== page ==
Sheet Metal & Air Conditioning Contractors’ National Association

SMACNA Urges Senate to Support Composite Plan Design

In a recent letter, SMACNA urged the Senate Finance Committee to support Composite Plan design.  

Recent National Pension Fund (NPF) records show SMACNA employers made contributions of over $460 Million in 2015; over $424 Million in 2014; and over $315 Million in 2012. But this increasing amount has not been enough to keep the national plan adequately funded and it currently resides in Endangered Status.  

SMACNA contractors want to continue to be able to provide lifetime retirement security for their workers but unfortunately the current Defined Benefit (DB) system is unstable and contractors are worried about the viability of their businesses and many are being driven out of the system. We are also seeing large and small DB funds on the verge of collapse.  This hearing alone will make clear worker pensions in the current DB system are not secure.  

The Solution: Composite Plans

Labor and management came together to craft a solution which has the ability to revitalize the multiemployer system, where needed, with a new type of plan called a “Composite Plan”.   Federal law currently allows only a traditional Defined Benefit Plan or a 401(k) style Defined Contribution Plan.  Composite Plans are a hybrid plan designed to bridge the gap.       

So far, SMACNA has not heard any opposition to the new hybrid plan design.  There are good reasons for that.  Employers like it, workers like it, and its use is strictly voluntary by plan trustees, which have an equal number of labor and management representatives.  

Composite Plan Design Features Workers Like:  

  • Lifetime Benefit:  Composite plan benefits would be paid as lifetime annuities – lump sums not allowed.
  • Professional Asset Management:  Plan assets would be professionally managed with no individual fees
    • Assets & Mortality Risks would be pooled as in traditional defined benefit plans.
  • Benefit Security:  The flexible benefit structure would protect benefits with strict conservative investment, management and funding requirements – plan benefits would be funded at 120%.  The attached Segal/NCCMP document illustrates how plans funded at 120% fare under different negative market event scenarios even without the benefit of a normal rebound effect.
  • Severe Market Decline Protections:  In the unlikely event, market declines exceed the worst predictions, plans would have the important early ability to reduce the core benefit but only after all other options have been exhausted.  The key fact is that experience now reveals that the massive benefit reductions being discussed today could have been avoided if plans had been empowered to make modest adjustments earlier.  The same protections afforded vulnerable populations in MPRA would apply to Composite Plans.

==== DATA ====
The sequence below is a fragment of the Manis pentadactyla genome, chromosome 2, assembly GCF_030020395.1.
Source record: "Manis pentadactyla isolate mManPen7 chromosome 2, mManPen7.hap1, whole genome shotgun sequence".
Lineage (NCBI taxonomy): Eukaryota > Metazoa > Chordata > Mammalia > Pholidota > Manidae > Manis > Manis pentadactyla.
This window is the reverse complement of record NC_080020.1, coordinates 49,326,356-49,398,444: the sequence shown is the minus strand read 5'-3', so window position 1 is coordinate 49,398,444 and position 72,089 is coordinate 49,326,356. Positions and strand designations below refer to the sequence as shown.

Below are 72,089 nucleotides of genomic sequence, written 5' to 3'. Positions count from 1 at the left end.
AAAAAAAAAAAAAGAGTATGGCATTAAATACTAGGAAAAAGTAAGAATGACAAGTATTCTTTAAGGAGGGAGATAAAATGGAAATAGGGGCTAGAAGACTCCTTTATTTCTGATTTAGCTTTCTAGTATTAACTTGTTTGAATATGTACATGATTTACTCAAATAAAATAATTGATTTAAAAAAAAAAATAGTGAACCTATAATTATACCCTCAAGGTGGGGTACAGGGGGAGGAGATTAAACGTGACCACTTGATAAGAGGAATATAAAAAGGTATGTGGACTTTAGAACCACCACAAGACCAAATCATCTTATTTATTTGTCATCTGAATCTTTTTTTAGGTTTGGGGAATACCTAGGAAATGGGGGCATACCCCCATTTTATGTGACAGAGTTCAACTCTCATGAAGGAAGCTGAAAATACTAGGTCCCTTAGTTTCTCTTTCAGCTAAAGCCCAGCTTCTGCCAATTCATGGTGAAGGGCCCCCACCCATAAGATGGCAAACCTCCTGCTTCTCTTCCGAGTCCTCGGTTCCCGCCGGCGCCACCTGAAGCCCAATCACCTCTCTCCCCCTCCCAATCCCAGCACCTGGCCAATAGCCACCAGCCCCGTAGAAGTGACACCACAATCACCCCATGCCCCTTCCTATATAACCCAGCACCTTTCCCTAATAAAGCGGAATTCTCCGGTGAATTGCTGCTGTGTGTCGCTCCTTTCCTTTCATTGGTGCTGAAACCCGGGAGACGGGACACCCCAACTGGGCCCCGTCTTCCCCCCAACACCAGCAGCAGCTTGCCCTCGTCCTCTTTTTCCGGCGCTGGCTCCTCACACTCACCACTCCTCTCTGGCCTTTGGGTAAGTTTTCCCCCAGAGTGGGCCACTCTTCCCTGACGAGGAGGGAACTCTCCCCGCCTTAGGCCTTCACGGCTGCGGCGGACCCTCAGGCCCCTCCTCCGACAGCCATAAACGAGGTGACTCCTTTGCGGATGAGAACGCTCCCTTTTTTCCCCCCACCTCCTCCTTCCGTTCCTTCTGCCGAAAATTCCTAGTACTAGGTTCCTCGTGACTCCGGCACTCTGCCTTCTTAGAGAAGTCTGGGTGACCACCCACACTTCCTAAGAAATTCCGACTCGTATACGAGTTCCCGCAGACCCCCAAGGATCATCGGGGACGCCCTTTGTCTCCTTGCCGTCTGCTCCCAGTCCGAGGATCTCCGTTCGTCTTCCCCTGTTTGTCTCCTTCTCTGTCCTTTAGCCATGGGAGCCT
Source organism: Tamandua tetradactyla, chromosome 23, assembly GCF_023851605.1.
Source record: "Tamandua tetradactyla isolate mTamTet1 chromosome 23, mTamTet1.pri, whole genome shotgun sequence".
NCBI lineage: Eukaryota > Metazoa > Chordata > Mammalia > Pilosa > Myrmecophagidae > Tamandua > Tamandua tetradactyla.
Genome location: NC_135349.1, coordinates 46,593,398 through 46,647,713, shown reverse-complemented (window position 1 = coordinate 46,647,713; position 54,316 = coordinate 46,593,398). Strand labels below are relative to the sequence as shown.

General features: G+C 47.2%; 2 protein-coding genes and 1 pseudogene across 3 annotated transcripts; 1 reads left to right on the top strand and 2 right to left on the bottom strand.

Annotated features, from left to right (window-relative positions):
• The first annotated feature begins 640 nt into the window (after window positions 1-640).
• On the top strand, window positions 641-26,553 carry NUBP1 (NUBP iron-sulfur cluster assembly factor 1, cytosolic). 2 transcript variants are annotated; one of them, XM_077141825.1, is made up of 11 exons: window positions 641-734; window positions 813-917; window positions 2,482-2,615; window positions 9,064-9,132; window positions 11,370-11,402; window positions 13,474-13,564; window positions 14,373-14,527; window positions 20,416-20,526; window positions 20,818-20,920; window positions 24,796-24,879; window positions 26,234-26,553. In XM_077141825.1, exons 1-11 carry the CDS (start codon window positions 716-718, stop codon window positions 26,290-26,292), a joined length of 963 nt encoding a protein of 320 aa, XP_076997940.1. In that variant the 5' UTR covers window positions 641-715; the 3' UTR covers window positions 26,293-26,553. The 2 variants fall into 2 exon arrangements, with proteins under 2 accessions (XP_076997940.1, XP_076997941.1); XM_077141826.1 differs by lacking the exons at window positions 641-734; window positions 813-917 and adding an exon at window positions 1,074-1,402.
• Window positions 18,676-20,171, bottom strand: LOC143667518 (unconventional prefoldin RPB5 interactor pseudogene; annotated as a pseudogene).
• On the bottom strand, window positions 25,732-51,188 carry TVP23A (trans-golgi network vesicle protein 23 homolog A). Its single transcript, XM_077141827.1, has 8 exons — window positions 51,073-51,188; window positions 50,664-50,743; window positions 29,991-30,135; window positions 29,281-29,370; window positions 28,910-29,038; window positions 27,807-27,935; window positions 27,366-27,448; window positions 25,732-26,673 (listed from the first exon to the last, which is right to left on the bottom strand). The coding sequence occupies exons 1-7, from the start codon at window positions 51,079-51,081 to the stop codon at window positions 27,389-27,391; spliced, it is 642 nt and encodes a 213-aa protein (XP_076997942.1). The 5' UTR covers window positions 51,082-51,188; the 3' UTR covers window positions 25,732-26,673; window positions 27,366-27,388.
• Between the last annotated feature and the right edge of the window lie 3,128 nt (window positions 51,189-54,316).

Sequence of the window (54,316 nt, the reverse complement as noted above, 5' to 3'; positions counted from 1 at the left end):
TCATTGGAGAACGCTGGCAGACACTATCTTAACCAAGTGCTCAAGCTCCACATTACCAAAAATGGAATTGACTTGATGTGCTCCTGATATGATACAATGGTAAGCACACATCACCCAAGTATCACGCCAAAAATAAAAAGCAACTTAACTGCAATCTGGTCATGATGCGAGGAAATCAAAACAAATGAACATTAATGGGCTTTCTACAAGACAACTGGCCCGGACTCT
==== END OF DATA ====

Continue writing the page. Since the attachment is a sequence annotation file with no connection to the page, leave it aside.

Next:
• Already Earned Benefits Protected:  Composite Plans would apply only to benefits earned in the future; benefits already earned in the so-called Legacy Plan would not be lost nor cashed out. Instead, legislative language is being written in a bi-partisan way to tightly protect earned benefits in the transition rules.

Composite Plan Design Features Employers Like:

  • Negotiation to Composite Plan Possible:  It is a plan workers would agree to for the future – whereas they would be unwilling to negotiate to a 401(k) plan
  • Cost Predictability:  Composite Plans would provide cost predictability -- employers would be required only to contribute the amount negotiated in their collective bargaining agreements and would not take on outside liabilities.
  • Retain and Attract Employers:  By eliminating unfunded liabilities (withdrawal liability) for employers going forward, the composite design would improve the ability of plans to retain existing contributing employers and removes a significant barrier for attracting new employers
  • Liabilities in Legacy Plans Cease to Grow:  As time moves forward, liabilities in the legacy plans gradually diminish as benefits are paid out and participants earn accruals in the new plan.
  • The Next Generation Can Take Over a Business:  With a composite plan in place, employers would be able to welcome their children into their businesses with confidence or would be able to sell their businesses when they retire, without the overwhelming burden of uncontrollable, unknowable risk of unfunded liabilities.
  • Affordability:  The new plan would be made affordable by allowing a one-time 30-year amortization of the legacy plan.
  • Private Sector Solution:  The proposal is a private sector solution, not requiring government dollars and is designed to keep the current funding crisis from happening in the future.

Composite Plans will modernize and reinvigorate a multiemployer retirement system that has struggled in recent years.  Once Congress authorizes the use of composite plans, the companies that sponsor multiemployer plans will be able to offer safe and secure lifetime benefits to employees without risking the survival of their life’s business.  .

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